Lord David Trimble: Those warning about threats to peace process are 'rattling bones of the IRA'
LORD David Trimble has described claims that the British government's UK Internal Markets Bill breaches the Good Friday Agreement as "disgraceful and inaccurate".
The former Stormont first minister told The Irish News that those in the US who were arguing that breaches of the Withdrawal Agreement would destabilise the peace process were "rattling the bones of the IRA".
His remarks came as Donald Trump's special envoy to the north warned against creating a “hard border by accident”.
Mick Mulvaney was the latest US figure to caution the British government about overriding the Northern Ireland Protocol.
“The Trump administration, State Department and the US Congress would all be aligned in the desire to see the Good Friday Agreement preserved to see the lack of a border maintained,” he said an interview with the Financial Times.
His comments came after Democratic presidential candidate Joe Biden warned Britain that it must honour the 1998 accord as it withdraws from the European Union or there would be no separate US trade deal.
Lord Trimble, who was part of a British delegation that last autumn lobbied leading US politicians about a post-Brexit transatlantic trade deal, said he would support the UK Internal Market Bill if and when it came before the House of Lords.
He said the Withdrawal Agreement included a clause which enabled the UK to act unilaterally if "it envisages this happening in a situation where there are serious problems or difficulties".
The former Ulster Unionist leader said "there's no shortage of them (problems or difficulties) at the moment".
He said the bill - which the British government has conceded will breach international law - was a response to Michel Barnier's "threat to block food movement into Northern Ireland".
"That's what triggered this legislation and they're (the EU) perfectly capable of it," he said.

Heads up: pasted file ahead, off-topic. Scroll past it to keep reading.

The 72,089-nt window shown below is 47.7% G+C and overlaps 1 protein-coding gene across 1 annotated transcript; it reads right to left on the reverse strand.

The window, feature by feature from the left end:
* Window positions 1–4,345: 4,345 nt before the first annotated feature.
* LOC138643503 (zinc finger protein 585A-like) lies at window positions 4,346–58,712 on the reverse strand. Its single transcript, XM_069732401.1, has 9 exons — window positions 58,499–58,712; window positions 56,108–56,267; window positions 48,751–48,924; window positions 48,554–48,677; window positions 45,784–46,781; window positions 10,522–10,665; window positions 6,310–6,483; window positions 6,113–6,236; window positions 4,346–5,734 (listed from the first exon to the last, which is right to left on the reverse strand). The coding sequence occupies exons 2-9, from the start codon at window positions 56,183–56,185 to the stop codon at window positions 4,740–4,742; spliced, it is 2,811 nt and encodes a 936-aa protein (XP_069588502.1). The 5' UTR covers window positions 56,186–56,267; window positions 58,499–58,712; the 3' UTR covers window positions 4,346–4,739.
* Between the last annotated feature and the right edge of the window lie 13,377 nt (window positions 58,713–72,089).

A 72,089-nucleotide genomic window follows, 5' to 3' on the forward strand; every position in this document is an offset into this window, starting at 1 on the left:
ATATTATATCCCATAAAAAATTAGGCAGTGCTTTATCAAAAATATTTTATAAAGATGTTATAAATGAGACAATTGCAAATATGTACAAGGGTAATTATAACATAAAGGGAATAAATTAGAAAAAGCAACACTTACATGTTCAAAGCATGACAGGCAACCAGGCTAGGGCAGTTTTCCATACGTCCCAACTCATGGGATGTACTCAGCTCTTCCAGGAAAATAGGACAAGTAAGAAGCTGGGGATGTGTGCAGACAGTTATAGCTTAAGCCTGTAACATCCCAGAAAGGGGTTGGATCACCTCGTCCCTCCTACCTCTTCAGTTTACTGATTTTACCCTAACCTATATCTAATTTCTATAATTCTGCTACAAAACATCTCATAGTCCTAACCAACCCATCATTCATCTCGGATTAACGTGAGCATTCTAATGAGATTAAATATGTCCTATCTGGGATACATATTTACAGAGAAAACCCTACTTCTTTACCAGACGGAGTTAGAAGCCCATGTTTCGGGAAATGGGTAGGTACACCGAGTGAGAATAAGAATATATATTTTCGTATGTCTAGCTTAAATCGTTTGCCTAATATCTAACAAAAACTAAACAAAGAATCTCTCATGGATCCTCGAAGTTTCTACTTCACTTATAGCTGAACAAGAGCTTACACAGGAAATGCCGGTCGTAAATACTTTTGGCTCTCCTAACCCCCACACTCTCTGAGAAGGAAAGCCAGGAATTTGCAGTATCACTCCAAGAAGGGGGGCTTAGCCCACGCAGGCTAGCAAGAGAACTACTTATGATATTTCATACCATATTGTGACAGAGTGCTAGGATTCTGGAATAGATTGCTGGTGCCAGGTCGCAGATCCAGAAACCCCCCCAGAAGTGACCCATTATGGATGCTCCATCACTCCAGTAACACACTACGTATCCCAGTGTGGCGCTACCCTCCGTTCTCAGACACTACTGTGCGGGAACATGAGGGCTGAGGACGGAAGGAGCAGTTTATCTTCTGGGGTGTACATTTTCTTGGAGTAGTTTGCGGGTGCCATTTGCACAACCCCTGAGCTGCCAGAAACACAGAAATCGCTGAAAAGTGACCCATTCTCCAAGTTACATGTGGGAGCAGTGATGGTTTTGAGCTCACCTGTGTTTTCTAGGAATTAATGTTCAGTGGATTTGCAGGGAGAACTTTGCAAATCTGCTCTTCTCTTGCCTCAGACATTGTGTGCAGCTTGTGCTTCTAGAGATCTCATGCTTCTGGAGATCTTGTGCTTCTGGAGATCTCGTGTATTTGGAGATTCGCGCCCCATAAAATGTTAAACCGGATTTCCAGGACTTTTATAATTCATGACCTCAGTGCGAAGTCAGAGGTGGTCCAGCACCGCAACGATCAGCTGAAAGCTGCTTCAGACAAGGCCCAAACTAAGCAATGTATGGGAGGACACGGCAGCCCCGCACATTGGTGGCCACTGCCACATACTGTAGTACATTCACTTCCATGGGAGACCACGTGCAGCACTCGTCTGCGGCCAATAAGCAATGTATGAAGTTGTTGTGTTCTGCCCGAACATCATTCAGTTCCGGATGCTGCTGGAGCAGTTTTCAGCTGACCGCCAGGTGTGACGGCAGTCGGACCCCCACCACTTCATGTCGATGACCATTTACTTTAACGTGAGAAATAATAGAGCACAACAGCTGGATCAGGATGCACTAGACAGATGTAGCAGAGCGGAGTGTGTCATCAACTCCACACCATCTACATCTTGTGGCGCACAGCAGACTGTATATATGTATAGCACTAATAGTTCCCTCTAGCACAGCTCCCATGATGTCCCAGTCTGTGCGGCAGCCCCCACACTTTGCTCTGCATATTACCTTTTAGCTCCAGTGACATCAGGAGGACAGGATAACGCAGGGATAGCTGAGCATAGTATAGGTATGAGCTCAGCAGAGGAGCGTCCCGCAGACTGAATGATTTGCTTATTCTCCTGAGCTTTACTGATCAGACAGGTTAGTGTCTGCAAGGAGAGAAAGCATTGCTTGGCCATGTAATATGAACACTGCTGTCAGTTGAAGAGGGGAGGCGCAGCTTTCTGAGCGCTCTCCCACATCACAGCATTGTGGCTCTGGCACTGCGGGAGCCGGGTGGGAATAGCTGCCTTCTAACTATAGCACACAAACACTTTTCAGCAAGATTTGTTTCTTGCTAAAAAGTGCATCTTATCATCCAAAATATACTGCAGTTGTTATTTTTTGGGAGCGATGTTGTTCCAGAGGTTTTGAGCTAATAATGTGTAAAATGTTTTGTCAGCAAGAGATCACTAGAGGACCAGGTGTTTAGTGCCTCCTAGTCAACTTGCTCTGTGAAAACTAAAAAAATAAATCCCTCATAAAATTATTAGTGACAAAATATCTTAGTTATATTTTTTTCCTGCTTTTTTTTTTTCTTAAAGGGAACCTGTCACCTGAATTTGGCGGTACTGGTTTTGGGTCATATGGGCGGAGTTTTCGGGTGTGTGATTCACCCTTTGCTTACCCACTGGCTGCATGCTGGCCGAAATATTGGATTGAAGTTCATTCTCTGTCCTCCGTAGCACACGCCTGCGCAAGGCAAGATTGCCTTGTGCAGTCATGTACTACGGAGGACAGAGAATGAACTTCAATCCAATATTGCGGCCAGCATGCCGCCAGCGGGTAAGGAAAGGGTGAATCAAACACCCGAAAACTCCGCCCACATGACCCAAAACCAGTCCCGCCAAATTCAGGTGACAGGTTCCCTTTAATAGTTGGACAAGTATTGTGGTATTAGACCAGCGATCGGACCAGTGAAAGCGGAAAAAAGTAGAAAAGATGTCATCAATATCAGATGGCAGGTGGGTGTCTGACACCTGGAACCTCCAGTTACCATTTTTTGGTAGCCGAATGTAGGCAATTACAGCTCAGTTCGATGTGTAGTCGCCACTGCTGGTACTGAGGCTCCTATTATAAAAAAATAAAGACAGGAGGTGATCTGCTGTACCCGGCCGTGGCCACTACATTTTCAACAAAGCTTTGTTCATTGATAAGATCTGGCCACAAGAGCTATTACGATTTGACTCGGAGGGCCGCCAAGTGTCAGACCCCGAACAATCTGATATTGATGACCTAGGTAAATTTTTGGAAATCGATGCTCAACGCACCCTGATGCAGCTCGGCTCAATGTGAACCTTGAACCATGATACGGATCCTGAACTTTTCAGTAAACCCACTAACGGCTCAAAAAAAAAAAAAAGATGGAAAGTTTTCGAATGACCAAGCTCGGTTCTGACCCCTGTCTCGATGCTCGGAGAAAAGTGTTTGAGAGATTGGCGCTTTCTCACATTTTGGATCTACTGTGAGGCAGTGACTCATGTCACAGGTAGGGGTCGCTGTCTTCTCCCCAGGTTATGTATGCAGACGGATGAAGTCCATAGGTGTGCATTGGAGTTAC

"On the British side they are of the view that the EU is acting in bad faith and we're likely to see even more extreme proposals and statements coming out from the EU in the coming weeks."
The Tory peer said his role in November's trip to the US, alongside former lobbyist Shanker Singham, was to "tell people about the Belfast Agreement – what is what and what it is not".
"It's not a matter dealing with economics or trade so we wanted to make it clear that folk in Washington were aware of this distinction," he said of his role in the trip, which was reportedly aimed at helping secure a US-UK trade deal.
Lord Trimble said claims that the UK Internal Market Bill would be a breach of the agreement and destabilise the peace process were "disgraceful and inaccurate" and that those who claimed as much were "rattling the bones of the IRA".
"There's people going around telling lies about the agreement and a lot of those are Irish-Americans," Lord Trimble said.
He claimed Joe Biden was "acting in desperation over the election because the Democrats are on the back foot now”.
The former first minister said Britain would not create a hard border in Ireland.
"If you're worried about that then you should go to the European Union because it's the EU that's insisting on it, we're not," he said .
"The UK has made it absolutely clear that the free movement of people, which has been there since the 1920s, will not be inhibited."
He claimed the "biggest threat to the Belfast Agreement" came from the Ireland-Northern Ireland Protocol.
"Instead of having the procedures of the Belfast Agreement and the assembly it (the EU) is making decisions itself and trying to ram them through the three-man committee established under the protocol," he said.
"That is where the problem will come because the French and the EU want to control the operation of cross-border activities and especially economic cross-border activities."